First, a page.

More physicians could leave the province if the government doesn’t do a better job listening to them, according to Doctors Manitoba.
"I really do feel for those who have left — and who are going to leave," association head Dr. Kristjan Thompson said Thursday.
He was reacting to news of yet another medical specialist stepping out a Manitoba hospital due to frustration with disjointed health-care reforms.
This week, Dr. Sandor Demeter announced his resignation from Health Sciences Centre’s nuclear medicine department, arguing it’s really Shared Health leaders who should be the ones leaving their jobs.
He said years of issues have culminated into "a dysfunctional bureaucratic quagmire" where patients wait too long for procedures because the system can’t address issues staff have flagged years in advance.
"I really do feel for those who have left ‐ and who are going to leave."– Dr. Kristjan Thompson of Doctors Manitoba
The doctor decried a years-long delay in replacing a specialized machine that scans early cancer patients, resulting in them missing the timeline to assess whether initial treatments are sufficient.
Demeter’s exit came just weeks after both a neurosurgeon and a neurologist opted to leave Manitoba over similar grievances.
He assailed the province’s management of health-care services in a lengthy online post, which the Manitoba Liberals raised in the legislature Wednesday.
On Thursday, Shared Health responded, saying it’s trying to deal with issues that have persisted in Manitoba for decades.
"While we acknowledge that the road toward a better health system has not always been smooth, we also note that many of the concerns expressed by Dr. Demeter are long-standing issues that existed prior to the creation of Shared Health, and have been exacerbated by a nearly two-year long (COVID-19) pandemic," wrote Shared Health spokesman Jason Permanand.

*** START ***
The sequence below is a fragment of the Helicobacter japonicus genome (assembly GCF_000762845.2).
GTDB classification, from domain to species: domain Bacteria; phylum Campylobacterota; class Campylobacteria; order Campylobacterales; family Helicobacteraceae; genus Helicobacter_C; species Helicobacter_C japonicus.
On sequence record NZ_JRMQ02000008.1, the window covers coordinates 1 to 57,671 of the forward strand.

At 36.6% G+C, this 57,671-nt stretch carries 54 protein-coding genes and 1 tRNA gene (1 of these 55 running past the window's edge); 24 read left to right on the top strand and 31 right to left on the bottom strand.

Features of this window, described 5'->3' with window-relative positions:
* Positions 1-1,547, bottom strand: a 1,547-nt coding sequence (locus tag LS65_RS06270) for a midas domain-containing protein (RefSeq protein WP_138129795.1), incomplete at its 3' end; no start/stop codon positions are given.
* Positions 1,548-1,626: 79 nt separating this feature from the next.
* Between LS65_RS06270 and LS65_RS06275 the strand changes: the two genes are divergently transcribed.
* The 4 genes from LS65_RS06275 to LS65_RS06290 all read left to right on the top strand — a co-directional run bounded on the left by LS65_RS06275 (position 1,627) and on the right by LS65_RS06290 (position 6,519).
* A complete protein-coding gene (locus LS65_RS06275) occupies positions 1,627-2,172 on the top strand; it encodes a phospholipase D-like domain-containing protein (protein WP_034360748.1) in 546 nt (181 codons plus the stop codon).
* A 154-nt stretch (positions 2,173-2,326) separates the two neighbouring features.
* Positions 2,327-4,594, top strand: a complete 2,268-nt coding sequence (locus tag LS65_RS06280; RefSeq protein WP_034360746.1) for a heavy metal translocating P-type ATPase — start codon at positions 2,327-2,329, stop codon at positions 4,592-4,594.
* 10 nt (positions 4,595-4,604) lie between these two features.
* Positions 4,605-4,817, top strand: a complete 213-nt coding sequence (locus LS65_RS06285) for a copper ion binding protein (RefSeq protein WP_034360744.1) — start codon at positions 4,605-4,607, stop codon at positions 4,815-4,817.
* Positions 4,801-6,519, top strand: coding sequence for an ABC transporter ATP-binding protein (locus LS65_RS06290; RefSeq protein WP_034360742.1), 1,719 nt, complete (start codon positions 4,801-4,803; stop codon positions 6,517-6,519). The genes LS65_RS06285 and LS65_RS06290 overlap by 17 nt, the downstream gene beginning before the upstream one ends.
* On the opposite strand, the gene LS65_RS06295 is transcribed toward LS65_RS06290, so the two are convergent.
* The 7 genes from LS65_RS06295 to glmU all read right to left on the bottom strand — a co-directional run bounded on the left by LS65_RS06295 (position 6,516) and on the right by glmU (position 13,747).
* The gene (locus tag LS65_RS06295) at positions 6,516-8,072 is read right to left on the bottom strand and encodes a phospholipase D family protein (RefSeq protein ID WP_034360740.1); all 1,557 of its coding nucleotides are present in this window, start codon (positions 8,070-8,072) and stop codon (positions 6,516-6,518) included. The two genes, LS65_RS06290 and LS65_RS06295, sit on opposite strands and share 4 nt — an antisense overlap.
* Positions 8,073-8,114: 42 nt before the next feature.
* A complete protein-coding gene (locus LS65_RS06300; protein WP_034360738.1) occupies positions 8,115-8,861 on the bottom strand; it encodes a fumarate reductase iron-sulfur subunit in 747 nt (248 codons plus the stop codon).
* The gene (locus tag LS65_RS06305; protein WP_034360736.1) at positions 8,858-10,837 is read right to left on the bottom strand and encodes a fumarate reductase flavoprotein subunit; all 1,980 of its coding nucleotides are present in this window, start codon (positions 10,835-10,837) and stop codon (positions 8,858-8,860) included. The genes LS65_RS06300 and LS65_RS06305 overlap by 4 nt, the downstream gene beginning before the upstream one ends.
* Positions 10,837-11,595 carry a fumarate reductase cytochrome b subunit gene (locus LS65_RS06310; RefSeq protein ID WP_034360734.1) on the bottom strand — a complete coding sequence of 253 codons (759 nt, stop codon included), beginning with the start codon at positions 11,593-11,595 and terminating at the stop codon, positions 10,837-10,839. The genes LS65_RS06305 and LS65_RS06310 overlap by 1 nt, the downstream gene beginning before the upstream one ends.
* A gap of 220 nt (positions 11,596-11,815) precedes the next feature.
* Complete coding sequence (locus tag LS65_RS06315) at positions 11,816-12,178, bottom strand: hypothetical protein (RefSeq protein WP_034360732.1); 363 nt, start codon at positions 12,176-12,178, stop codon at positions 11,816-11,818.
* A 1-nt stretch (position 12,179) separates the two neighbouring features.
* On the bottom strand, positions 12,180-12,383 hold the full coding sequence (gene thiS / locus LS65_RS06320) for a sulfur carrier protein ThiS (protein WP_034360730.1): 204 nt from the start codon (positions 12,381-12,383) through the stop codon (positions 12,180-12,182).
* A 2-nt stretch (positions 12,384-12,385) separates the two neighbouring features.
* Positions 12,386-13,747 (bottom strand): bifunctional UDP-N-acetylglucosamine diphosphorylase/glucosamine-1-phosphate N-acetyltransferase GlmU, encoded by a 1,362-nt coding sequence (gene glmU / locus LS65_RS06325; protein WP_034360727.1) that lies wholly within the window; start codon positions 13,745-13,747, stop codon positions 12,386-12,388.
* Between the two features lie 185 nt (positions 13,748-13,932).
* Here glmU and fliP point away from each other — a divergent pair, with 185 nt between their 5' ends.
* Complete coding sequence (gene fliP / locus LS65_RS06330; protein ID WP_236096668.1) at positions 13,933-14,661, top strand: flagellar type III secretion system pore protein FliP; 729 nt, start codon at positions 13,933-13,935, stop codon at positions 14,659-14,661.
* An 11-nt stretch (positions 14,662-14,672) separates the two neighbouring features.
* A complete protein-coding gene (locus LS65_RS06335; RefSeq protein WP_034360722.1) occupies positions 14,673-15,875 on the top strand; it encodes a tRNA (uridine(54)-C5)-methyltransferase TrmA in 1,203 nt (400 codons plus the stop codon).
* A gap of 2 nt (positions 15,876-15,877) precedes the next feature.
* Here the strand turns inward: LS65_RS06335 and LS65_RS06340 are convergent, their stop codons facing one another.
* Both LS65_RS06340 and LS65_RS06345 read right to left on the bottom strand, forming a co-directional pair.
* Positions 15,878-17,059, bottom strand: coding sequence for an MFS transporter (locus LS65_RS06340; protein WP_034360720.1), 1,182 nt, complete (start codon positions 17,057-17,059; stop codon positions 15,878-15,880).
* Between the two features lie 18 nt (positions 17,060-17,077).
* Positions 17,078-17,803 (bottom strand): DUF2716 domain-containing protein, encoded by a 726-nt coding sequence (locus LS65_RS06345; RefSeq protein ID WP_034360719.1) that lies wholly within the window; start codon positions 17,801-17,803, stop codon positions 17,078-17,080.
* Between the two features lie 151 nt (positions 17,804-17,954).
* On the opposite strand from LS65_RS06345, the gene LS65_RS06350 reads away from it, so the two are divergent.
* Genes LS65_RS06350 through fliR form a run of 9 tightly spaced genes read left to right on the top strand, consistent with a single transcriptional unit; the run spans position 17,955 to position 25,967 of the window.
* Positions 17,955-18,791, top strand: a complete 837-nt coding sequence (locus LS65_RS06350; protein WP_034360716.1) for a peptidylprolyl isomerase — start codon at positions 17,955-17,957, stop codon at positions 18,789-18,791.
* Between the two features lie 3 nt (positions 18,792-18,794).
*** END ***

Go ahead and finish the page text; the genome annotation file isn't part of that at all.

He explained the province is on track to upgrade its nuclear medicine services at HSC next year
"Work has been delayed, which is disappointing. However the plans continue," Permanand wrote. "Shared Health remains committed to working toward an improved, accessible health-care system that offers all Manitobans reliable and timely care."
Yet, Thompson said this won’t be possible unless the province listens to doctors.
"What we're seeing here is a symptom of a greater problem," he said Thursday. "Physicians who are leaving are physicians who are fed up… They don't feel that they're being listened to; they feel they can't provide the care to their patients to the best of their ability.
"Outreach efforts are starting to happen, but physicians really aren't feeling that in a meaningful way."
On Thursday, Health Minister Audrey Gordon thanked Demeter for his work, and insisted the province is listening.
"Our focus is to continue to talk to health-care professionals, doctors and specialists, and hear from them and address their concerns, and that's what we intend to do," Gordon told reporters.
She claimed to not know Demeter’s reasons for leaving his job — despite him outlining them in a 1,450-word online post and subsequent Free Press article — and said it's a human resources matter for Shared Health.
Dr. Anand Kumar, a respected intensive-care physician at HSC, wasn’t familiar with Demeter’s work, but said his hospital has always been loosely managed.
"The place has never been particularly tightly run," he said, comparing it to American hospitals where a profit motive dictates almost everything.
"Things seem rather disjointed in Manitoba, but I can't say that's tremendously different from five years ago or 10 years ago. It's just never been as sharp compared to other places I've worked."
Both Progressive Conservative party candidates for premier were too busy to give an interview Thursday.
Statements from Shelly Glover's and Heather Stefanson's respective camps said they would try to avoid doctors fleeing the province without specifying how, aside from listening to experts.